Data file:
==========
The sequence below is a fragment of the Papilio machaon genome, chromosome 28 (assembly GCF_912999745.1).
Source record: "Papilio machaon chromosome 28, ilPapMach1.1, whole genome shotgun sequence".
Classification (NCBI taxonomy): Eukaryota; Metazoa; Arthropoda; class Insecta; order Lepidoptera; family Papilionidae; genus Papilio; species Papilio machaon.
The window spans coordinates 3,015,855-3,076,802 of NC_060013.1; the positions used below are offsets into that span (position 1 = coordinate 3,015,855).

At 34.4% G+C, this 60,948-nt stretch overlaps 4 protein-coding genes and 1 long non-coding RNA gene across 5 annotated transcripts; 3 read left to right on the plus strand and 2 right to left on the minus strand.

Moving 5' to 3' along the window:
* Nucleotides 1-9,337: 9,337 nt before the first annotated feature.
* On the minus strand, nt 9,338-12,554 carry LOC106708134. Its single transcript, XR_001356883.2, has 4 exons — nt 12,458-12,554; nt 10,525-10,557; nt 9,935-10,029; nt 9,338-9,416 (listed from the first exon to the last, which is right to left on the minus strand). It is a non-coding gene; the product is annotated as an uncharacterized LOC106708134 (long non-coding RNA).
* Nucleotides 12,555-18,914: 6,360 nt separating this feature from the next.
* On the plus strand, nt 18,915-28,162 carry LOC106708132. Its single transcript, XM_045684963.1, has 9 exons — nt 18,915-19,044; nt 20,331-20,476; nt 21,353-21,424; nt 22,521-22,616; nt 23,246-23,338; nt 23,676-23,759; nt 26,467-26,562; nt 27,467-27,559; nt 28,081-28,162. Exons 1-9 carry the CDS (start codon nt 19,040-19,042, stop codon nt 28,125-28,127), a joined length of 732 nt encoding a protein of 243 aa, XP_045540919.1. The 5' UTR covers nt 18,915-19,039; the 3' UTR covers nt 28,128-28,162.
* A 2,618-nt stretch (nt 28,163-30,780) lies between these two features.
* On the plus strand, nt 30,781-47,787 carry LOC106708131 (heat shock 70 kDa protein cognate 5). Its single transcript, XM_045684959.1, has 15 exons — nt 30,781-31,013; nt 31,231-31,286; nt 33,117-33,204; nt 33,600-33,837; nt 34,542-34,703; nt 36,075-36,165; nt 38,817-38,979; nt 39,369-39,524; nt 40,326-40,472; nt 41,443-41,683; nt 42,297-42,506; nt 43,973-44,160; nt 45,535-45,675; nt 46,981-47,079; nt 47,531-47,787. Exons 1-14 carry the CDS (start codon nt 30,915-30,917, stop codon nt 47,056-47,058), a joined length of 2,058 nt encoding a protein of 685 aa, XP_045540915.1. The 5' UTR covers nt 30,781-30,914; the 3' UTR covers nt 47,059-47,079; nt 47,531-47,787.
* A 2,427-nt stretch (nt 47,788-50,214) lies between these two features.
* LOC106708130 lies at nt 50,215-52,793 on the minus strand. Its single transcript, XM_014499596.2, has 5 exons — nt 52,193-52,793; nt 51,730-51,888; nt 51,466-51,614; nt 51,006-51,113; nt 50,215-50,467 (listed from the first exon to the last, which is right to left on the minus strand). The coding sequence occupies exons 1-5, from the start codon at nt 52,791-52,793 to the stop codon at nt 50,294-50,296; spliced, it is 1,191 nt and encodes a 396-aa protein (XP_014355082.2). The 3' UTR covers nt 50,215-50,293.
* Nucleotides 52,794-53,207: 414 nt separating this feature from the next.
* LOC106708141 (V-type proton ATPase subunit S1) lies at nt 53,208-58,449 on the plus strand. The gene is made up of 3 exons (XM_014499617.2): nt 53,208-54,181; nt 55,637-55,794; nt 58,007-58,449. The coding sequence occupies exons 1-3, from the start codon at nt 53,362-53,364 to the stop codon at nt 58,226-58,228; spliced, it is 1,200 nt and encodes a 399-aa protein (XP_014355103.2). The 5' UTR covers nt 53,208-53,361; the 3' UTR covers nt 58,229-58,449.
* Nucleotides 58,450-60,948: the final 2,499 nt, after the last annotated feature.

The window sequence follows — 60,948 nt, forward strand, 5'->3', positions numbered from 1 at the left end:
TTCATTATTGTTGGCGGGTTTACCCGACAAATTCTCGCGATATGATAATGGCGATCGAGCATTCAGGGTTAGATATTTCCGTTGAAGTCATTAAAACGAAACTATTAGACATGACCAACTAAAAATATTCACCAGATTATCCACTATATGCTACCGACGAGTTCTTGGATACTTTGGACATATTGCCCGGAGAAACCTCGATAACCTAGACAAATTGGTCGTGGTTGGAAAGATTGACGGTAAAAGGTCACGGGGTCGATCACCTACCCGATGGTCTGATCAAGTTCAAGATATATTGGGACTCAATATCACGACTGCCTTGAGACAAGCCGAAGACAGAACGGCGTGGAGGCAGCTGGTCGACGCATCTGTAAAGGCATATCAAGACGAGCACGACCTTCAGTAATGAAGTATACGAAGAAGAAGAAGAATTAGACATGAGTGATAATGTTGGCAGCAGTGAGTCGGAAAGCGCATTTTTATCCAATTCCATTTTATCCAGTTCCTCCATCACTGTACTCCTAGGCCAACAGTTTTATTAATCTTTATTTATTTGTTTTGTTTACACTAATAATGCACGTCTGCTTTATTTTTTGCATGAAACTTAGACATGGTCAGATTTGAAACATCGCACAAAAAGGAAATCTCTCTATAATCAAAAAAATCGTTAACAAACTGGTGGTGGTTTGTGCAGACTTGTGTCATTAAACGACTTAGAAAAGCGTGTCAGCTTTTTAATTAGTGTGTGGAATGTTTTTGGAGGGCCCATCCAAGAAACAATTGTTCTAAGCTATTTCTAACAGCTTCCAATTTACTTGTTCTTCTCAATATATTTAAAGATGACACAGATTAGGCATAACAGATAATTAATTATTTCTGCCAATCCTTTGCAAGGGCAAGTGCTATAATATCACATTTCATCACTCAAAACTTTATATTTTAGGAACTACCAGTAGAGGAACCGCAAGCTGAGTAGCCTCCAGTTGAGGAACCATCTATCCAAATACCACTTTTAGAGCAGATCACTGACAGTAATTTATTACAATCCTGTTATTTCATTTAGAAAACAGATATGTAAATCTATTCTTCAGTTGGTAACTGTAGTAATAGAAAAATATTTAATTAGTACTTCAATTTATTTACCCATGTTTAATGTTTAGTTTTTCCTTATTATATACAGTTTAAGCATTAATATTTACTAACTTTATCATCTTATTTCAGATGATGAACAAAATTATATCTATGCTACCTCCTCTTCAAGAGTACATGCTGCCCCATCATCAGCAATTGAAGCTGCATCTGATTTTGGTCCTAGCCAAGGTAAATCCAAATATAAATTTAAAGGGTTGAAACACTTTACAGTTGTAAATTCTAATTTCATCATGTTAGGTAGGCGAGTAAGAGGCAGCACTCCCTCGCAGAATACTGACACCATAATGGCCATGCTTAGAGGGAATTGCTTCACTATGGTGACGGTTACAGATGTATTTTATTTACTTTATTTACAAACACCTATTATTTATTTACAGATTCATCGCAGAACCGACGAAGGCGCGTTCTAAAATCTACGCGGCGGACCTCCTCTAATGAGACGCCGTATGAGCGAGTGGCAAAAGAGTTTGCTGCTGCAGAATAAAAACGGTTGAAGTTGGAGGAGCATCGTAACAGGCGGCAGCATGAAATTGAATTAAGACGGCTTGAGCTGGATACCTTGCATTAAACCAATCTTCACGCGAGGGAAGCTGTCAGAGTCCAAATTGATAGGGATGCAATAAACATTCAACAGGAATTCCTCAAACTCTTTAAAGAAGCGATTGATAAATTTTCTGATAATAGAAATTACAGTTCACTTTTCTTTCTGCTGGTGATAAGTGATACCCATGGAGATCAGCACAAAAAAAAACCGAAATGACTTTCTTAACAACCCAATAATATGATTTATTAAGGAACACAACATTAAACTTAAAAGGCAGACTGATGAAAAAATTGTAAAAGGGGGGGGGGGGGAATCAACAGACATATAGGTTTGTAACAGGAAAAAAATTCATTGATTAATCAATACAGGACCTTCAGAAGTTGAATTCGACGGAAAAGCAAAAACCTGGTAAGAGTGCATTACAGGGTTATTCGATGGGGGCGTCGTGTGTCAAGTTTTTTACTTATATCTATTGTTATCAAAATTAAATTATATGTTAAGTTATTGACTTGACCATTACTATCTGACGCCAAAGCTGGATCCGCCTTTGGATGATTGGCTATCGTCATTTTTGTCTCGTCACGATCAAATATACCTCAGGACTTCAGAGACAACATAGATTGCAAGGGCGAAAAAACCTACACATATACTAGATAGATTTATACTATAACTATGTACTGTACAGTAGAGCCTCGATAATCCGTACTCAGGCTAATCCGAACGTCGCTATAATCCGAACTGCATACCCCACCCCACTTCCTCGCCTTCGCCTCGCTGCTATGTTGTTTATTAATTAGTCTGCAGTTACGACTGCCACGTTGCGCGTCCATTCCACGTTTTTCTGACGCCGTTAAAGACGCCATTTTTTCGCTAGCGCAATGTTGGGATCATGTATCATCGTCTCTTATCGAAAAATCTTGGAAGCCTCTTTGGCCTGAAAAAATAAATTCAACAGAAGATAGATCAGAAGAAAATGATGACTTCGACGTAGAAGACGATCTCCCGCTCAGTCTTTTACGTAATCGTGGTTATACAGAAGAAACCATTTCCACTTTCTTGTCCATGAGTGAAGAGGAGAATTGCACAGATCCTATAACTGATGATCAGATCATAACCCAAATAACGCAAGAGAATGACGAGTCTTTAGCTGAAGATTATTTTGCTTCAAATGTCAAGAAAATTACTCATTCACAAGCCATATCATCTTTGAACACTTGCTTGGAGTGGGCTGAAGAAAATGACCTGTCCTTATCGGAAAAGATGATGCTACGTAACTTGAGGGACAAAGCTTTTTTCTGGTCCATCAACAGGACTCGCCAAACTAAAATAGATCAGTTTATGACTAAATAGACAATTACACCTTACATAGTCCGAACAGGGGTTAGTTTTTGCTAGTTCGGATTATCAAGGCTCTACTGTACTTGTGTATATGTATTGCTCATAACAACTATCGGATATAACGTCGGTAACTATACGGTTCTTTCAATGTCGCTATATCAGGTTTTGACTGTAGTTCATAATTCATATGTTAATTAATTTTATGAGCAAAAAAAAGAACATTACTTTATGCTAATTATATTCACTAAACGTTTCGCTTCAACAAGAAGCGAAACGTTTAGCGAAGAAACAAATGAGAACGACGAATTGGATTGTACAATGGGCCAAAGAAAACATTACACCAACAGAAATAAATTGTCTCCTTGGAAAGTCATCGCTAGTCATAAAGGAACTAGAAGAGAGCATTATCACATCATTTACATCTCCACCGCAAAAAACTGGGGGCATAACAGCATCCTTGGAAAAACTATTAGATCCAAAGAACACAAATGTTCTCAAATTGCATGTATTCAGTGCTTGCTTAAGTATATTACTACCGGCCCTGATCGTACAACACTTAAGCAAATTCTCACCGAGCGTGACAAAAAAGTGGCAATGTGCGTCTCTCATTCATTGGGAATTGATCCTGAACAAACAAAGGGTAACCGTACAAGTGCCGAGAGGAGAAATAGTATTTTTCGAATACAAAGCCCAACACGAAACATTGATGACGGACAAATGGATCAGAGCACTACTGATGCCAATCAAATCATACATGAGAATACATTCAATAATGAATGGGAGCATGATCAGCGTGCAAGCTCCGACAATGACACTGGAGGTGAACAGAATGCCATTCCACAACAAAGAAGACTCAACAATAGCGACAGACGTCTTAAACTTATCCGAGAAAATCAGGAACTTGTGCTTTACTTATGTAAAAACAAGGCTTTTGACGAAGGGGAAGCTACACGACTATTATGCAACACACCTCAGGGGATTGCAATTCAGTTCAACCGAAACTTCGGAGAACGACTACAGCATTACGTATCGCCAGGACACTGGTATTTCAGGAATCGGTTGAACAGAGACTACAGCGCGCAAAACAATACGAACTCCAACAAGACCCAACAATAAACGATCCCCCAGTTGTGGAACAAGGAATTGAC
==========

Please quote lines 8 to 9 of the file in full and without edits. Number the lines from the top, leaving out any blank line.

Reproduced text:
* On the minus strand, nt 9,338-12,554 carry LOC106708134. Its single transcript, XR_001356883.2, has 4 exons — nt 12,458-12,554; nt 10,525-10,557; nt 9,935-10,029; nt 9,338-9,416 (listed from the first exon to the last, which is right to left on the minus strand). It is a non-coding gene; the product is annotated as an uncharacterized LOC106708134 (long non-coding RNA).
* Nucleotides 12,555-18,914: 6,360 nt separating this feature from the next.